The year is 2017, the location is Toronto and the occasion is a little international film festival, TIFF; Alfonso Gomez shows up with his third feature film produced by The Weinstein Company mere weeks before the scandal that would shake Hollywood forever. It was reported that Weinstein himself sat through the editing sessions on The Current War and rushed it through the post-production process in order to meet the TIFF deadline. Luckily for Alfonso, Harvey got outed for his sexual misbehaviour and the film was shelved after a supposedly disastrous cut was screened at TIFF. The director was crushed at how it all turned out. The film was meant to be released on November the same year before those plans were cancelled altogether.
Alfonso then dedicated himself to recut The Current War so it would be more akin to his vision. He added five additional scenes to his cut, which ultimately ran 10-mins shorter than what had screened at TIFF. While it’s painfully obvious the movie will never be what he wanted it to be, at least he can sleep better at night. He’s managed to salvage a deeply insightful biographical drama about Thomas Edison (Benedict Cumberbatch) and George Westinghouse (Michael Shannon) as they raced to determine who would control the flow of current in nineteenth-century America moving forward.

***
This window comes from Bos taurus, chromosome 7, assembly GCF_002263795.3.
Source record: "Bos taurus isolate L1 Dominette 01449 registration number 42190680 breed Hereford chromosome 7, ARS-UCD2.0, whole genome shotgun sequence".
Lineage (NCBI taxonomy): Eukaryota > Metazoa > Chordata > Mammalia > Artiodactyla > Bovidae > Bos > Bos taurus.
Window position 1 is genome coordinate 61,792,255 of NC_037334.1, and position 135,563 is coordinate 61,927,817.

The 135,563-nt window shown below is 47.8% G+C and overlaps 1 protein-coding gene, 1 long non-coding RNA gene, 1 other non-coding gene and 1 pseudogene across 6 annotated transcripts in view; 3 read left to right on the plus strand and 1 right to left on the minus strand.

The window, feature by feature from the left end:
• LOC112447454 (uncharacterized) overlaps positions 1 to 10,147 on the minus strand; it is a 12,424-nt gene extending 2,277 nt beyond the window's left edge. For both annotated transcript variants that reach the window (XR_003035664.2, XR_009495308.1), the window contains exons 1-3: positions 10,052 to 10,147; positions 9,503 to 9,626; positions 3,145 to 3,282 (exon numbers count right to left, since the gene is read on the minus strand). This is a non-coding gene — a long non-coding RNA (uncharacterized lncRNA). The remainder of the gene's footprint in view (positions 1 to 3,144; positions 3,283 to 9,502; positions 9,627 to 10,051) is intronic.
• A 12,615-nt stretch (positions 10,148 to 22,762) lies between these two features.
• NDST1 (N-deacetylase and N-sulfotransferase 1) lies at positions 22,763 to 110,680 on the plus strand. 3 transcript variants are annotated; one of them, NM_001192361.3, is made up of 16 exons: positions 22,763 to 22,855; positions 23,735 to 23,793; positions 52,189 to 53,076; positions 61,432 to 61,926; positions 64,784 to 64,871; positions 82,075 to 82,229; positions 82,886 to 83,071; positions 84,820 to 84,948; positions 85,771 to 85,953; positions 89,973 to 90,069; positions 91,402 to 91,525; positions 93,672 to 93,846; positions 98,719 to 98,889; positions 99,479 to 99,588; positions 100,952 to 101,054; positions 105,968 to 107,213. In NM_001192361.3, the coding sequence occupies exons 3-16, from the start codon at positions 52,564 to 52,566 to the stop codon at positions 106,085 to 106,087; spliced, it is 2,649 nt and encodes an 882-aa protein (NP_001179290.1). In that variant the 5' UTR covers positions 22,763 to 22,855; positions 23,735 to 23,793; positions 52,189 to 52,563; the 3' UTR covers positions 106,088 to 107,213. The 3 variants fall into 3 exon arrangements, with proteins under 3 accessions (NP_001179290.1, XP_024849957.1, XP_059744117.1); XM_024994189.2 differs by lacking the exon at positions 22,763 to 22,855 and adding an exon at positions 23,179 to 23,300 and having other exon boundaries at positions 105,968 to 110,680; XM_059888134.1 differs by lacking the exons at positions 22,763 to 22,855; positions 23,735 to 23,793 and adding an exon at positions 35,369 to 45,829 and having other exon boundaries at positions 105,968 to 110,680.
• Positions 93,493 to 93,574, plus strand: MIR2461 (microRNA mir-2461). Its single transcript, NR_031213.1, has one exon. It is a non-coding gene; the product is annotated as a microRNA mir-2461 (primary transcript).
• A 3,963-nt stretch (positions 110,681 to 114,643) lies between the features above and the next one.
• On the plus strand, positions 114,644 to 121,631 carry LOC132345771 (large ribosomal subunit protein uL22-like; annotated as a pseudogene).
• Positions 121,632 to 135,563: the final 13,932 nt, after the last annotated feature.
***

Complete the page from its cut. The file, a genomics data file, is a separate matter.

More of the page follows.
There’s an untapped poetic message in The Current War, echoed only at the very beginning and at the very end concerning the character of Thomas Edison and his contribution to the world. Benedict Cumberbatch is your guy whenever you want an actor to play high asshole intellectuals, be it historical dramas or superhero movies. His performance is sharp, but it feels stale. We’ve seen it far too many times, and it almost feels like he’s playing it safe. This is a very award-baity role that the Academy will no doubt pay attention to but the pony needs new tricks.
Michael Shannon tones down his more ‘out there’ roles and steps into a more calmer character and it works just fine.
Tom Holland plays Samuel Inaull, Edison’s right-hand genius who works with him in his production house. Samuel is important to the narrative, but sometimes the movie forgets he’s there, so we do too. Nicholas Hoult’s Nikola Tesla is quiet and toned down. The main point of conflict is Edison and Westinghouse, Hoult’s character goes missing for too long on end, dare I say he might’ve been an afterthought in the narrative? Gomez was interested in the war for currents, and the men; Edison and Westinghouse. He settled for an idea of Tesla, however.
The classical music is literally one of the best parts about the whole thing. When it plays, it plays for a reason. The visuals juxtaposed to the score at select scenes elevate them to a higher purpose than they would have had on their own.
Some may have expected and even wanted Alfonso to come up with something more impressionistic following his fantastic 2015 debut film, Me and Earl and The Dying Girl. The Current War is not as brilliant, but it isn’t a disappointment.
The Current War
The Current War is an enjoyable biographical drama with inventive visual oomph that disguises its by-the-numbers script.